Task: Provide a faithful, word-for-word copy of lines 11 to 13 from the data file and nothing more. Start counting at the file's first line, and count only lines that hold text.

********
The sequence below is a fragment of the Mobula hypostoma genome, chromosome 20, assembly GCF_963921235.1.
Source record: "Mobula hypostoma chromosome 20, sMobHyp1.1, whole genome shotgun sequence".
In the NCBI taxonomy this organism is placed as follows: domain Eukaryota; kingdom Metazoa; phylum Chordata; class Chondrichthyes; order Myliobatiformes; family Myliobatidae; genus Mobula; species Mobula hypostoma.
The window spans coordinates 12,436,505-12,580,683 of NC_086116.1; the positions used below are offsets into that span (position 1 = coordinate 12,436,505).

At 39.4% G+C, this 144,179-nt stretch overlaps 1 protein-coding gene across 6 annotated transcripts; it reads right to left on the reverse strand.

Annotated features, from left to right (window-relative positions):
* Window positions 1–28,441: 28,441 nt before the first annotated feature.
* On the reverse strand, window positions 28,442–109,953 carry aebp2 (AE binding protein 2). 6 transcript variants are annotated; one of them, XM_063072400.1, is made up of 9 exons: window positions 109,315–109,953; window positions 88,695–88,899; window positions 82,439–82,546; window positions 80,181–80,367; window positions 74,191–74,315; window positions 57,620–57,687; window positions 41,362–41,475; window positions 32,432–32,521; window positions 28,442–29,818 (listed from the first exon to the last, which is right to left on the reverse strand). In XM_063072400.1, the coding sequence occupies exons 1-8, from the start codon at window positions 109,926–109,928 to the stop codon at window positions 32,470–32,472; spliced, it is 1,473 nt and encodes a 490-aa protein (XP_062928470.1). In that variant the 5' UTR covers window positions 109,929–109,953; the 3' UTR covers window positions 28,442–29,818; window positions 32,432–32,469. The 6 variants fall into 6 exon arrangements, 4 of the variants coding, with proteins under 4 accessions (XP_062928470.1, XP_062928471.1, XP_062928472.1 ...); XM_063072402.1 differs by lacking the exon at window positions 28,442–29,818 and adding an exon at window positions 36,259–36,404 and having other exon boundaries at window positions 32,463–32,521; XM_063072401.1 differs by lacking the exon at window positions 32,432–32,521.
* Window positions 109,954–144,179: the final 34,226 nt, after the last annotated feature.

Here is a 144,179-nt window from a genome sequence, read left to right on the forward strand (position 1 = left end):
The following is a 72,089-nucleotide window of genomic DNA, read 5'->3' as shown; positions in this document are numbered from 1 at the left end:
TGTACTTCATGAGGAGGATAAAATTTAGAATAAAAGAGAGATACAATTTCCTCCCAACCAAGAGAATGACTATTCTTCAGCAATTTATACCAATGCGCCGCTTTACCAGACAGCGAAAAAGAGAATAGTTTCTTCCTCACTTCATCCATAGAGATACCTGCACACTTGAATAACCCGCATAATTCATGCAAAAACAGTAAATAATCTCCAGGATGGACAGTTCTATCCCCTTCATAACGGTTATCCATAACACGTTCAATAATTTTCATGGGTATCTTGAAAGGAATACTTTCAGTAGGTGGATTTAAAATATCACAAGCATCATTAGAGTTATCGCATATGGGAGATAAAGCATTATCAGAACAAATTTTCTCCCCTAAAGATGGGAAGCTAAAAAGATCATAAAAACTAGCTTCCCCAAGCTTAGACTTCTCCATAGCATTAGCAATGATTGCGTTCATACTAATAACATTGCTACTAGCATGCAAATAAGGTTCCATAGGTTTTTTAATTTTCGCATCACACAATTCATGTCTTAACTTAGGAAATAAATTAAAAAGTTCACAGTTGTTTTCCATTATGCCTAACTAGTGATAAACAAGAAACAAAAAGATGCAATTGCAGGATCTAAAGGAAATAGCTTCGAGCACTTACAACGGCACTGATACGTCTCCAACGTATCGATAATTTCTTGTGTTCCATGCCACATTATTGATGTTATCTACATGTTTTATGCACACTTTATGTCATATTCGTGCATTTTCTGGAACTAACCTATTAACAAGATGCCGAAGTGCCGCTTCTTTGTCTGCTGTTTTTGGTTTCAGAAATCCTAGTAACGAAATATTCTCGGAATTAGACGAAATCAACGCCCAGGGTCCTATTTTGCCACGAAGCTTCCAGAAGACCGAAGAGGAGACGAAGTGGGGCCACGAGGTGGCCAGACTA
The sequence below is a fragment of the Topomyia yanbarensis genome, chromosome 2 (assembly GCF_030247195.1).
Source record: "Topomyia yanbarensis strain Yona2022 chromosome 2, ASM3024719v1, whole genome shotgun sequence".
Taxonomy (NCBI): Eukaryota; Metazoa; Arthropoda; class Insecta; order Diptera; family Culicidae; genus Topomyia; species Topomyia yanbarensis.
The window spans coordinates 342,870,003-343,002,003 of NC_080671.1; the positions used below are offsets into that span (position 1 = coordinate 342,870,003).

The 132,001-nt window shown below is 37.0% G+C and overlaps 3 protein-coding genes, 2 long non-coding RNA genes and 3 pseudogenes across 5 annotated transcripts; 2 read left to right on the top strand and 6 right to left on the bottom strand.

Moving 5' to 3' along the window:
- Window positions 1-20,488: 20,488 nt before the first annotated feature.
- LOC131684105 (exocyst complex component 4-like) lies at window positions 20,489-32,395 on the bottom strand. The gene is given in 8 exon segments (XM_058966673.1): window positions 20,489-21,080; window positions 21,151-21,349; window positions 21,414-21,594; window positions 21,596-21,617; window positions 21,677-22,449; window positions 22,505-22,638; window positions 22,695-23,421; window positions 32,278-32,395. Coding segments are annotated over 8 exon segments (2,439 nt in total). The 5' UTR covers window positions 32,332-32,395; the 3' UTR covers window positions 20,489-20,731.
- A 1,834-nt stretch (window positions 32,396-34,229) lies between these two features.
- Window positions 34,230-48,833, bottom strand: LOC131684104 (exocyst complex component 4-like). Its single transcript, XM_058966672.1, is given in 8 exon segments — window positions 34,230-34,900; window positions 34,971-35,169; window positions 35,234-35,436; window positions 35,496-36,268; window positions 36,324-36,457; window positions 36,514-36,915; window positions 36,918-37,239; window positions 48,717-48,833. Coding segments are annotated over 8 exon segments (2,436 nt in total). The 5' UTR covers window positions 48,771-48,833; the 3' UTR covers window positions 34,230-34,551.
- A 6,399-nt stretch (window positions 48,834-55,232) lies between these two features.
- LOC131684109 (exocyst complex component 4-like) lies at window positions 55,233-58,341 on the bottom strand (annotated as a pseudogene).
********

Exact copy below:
The following is a 72,089-nucleotide window of genomic DNA, read 5'->3' as shown; positions in this document are numbered from 1 at the left end:
TGTACTTCATGAGGAGGATAAAATTTAGAATAAAAGAGAGATACAATTTCCTCCCAACCAAGAGAATGACTATTCTTCAGCAATTTATACCAATGCGCCGCTTTACCAGACAGCGAAAAAGAGAATAGTTTCTTCCTCACTTCATCCATAGAGATACCTGCACACTTGAATAACCCGCATAATTCATGCAAAAACAGTAAATAATCTCCAGGATGGACAGTTCTATCCCCTTCATAACGGTTATCCATAACACGTTCAATAATTTTCATGGGTATCTTGAAAGGAATACTTTCAGTAGGTGGATTTAAAATATCACAAGCATCATTAGAGTTATCGCATATGGGAGATAAAGCATTATCAGAACAAATTTTCTCCCCTAAAGATGGGAAGCTAAAAAGATCATAAAAACTAGCTTCCCCAAGCTTAGACTTCTCCATAGCATTAGCAATGATTGCGTTCATACTAATAACATTGCTACTAGCATGCAAATAAGGTTCCATAGGTTTTTTAATTTTCGCATCACACAATTCATGTCTTAACTTAGGAAATAAATTAAAAAGTTCACAGTTGTTTTCCATTATGCCTAACTAGTGATAAACAAGAAACAAAAAGATGCAATTGCAGGATCTAAAGGAAATAGCTTCGAGCACTTACAACGGCACTGATACGTCTCCAACGTATCGATAATTTCTTGTGTTCCATGCCACATTATTGATGTTATCTACATGTTTTATGCACACTTTATGTCATATTCGTGCATTTTCTGGAACTAACCTATTAACAAGATGCCGAAGTGCCGCTTCTTTGTCTGCTGTTTTTGGTTTCAGAAATCCTAGTAACGAAATATTCTCGGAATTAGACGAAATCAACGCCCAGGGTCCTATTTTGCCACGAAGCTTCCAGAAGACCGAAGAGGAGACGAAGTGGGGCCACGAGGTGGCCAGACTA
The sequence below is a fragment of the Topomyia yanbarensis genome, chromosome 2 (assembly GCF_030247195.1).